suit the authorization, traceability and business analysis requirements of
modern firms. They lack the kind of interfaces that would let developers,
business consultants and system integrators work with corporate clients to
adapt mobile money to their needs, which would entrench mobile money more
firmly at the heart of the (formal) economy.
Unrealistic expectations: It is a gargantuan effort
to rally sufficient numbers of people into simultaneously adopting new ways of
doing things and moving onto new digital platforms. But the shining case of
Kenya, the hype surrounding mobile money which feeds on the tiniest flashes of
success uncovered anywhere, and the sudden interest of the payment majors all
conspire to create a false impression of the mobile money business as a natural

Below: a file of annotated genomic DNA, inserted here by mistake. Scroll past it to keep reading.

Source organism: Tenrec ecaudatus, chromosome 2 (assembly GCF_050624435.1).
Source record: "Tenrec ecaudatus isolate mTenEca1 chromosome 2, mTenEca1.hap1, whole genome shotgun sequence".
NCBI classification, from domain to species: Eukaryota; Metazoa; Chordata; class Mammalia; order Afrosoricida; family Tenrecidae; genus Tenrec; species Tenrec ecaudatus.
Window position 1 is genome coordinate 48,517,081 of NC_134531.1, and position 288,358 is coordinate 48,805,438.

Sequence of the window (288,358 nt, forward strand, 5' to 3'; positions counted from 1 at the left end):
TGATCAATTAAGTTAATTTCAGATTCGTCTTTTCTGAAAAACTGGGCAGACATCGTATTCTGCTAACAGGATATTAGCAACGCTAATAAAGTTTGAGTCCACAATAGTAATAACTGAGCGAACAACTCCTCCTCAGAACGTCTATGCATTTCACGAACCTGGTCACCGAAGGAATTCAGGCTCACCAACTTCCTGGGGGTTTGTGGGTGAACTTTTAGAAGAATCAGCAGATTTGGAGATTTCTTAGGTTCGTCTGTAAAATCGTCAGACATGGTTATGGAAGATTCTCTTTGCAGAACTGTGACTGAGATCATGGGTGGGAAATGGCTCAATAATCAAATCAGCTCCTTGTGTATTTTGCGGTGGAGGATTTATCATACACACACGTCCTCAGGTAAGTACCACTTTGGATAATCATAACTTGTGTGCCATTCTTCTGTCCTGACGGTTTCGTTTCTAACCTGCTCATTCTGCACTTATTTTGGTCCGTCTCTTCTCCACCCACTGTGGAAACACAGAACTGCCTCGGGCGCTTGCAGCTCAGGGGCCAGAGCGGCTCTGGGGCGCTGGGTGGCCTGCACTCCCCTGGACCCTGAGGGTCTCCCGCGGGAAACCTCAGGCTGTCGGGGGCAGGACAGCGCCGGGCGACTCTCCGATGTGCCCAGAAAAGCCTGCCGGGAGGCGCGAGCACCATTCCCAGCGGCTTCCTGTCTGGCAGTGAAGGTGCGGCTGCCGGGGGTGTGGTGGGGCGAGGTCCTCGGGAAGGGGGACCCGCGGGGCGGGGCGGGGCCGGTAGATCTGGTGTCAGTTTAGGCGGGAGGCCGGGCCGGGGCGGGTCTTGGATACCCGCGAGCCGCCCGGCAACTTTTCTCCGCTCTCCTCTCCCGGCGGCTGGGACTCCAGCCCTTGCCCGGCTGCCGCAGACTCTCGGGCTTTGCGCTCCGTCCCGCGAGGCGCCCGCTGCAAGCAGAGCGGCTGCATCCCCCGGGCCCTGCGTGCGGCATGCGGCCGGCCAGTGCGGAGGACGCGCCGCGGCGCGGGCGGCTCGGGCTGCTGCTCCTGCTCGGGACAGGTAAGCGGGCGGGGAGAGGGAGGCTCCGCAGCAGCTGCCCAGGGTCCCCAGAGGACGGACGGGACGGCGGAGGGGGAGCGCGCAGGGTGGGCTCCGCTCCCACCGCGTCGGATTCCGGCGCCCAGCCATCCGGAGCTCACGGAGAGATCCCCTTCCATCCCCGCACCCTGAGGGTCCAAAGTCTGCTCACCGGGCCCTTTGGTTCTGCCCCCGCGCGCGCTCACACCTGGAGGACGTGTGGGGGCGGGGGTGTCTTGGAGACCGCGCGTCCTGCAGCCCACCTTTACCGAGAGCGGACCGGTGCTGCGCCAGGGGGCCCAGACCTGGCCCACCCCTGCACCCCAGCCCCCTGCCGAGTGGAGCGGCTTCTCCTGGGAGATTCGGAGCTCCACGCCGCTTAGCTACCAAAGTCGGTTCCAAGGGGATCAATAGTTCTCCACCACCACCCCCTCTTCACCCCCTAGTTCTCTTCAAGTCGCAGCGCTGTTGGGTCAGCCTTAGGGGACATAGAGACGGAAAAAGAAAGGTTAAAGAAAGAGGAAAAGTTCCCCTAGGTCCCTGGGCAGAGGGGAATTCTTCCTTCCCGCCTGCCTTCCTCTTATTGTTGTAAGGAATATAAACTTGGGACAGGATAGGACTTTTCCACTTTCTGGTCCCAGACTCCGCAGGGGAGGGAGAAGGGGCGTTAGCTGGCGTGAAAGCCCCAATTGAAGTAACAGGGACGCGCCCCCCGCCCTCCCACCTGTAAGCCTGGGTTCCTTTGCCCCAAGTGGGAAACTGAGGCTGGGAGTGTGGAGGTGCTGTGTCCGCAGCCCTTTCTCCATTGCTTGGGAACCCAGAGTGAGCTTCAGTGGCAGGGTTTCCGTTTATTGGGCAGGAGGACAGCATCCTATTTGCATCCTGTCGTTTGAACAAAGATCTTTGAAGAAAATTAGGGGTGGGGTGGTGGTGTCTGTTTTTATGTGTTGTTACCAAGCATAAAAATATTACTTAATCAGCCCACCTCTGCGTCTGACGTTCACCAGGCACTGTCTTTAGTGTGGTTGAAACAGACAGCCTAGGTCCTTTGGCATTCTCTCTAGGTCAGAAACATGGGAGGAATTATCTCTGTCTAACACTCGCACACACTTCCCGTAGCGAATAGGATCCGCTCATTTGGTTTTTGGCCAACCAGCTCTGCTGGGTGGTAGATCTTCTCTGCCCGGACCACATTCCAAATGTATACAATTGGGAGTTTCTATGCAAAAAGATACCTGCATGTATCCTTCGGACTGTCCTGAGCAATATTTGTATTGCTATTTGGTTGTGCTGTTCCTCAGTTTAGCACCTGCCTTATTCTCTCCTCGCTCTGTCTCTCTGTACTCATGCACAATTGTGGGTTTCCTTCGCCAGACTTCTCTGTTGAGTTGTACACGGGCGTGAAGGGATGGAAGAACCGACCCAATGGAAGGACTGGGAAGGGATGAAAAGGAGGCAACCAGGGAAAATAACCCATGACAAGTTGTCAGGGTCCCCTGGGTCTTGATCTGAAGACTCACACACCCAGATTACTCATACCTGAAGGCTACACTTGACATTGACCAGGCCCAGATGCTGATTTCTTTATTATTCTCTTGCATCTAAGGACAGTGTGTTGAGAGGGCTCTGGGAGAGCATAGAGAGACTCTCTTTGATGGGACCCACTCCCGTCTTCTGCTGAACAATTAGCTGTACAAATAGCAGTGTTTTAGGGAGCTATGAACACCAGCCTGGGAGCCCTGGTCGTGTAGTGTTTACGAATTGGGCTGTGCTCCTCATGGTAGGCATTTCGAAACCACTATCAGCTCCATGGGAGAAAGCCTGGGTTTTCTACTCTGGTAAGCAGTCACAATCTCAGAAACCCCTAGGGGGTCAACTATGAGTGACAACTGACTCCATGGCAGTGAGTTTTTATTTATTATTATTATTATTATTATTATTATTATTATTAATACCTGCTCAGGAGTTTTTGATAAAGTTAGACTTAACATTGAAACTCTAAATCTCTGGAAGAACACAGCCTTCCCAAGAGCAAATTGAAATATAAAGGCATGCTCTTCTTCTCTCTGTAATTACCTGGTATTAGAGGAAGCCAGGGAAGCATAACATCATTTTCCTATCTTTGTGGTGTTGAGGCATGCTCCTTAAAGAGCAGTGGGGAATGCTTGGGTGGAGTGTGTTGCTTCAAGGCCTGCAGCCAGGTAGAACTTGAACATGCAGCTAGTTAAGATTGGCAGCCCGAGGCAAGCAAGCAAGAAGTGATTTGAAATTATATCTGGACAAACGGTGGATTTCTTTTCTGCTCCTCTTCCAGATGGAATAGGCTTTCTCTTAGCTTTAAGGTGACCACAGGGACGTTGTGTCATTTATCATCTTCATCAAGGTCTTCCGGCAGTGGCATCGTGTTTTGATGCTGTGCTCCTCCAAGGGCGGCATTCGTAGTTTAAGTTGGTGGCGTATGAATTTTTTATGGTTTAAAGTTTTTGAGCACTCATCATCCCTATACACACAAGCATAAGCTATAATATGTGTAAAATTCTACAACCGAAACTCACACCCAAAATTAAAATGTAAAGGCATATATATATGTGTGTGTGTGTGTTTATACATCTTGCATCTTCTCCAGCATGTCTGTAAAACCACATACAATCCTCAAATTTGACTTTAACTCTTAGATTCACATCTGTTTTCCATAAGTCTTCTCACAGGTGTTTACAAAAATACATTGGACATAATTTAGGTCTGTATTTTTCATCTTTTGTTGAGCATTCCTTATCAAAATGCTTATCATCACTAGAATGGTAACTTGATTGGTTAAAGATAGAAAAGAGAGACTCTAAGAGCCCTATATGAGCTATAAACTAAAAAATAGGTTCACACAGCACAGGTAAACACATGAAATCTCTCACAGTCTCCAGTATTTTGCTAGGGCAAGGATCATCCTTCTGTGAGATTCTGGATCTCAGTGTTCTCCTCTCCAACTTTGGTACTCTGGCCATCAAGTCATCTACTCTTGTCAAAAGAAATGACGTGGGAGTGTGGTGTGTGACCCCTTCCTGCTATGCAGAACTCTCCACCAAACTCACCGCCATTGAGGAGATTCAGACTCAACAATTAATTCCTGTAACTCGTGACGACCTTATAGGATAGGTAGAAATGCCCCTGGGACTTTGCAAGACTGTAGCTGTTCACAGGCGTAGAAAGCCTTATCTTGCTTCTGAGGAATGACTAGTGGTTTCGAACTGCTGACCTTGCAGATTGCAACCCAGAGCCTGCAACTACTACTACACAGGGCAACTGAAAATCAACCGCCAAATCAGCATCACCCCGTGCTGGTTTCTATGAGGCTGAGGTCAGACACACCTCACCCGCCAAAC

extension of mobile operators’ core business.
Unsupportive regulation: Many regulators are inflexible and
refuse to see how new technologies and business models transform the nature of
risks involved. Policy agendas may be conflicting: for example, the need to
appear tough in the global fight against crime and terrorism causes many
regulators to insist on unreasonable account opening procedures which dissuade
millions from leaving the cash economy. And policymakers may be pressured to
protect banks from competition from others with disruptive models.
Closed-loop systems: Reaping network effects requires
building a platform for growth. Most operators simply do not have the size to
pull it off. Consider a mobile operator with 40 percent market share in an
African country with 50 percent mobile penetration. If half its customers used
mobile money, that would constitute a payment network spanning only 10 percent
of the population (40%x50%x50%) – not terribly useful. Systems need to
interconnect so that they can reach everyone.
accounts are empty.
While mobile money has demonstrable utility as a money transfer and collection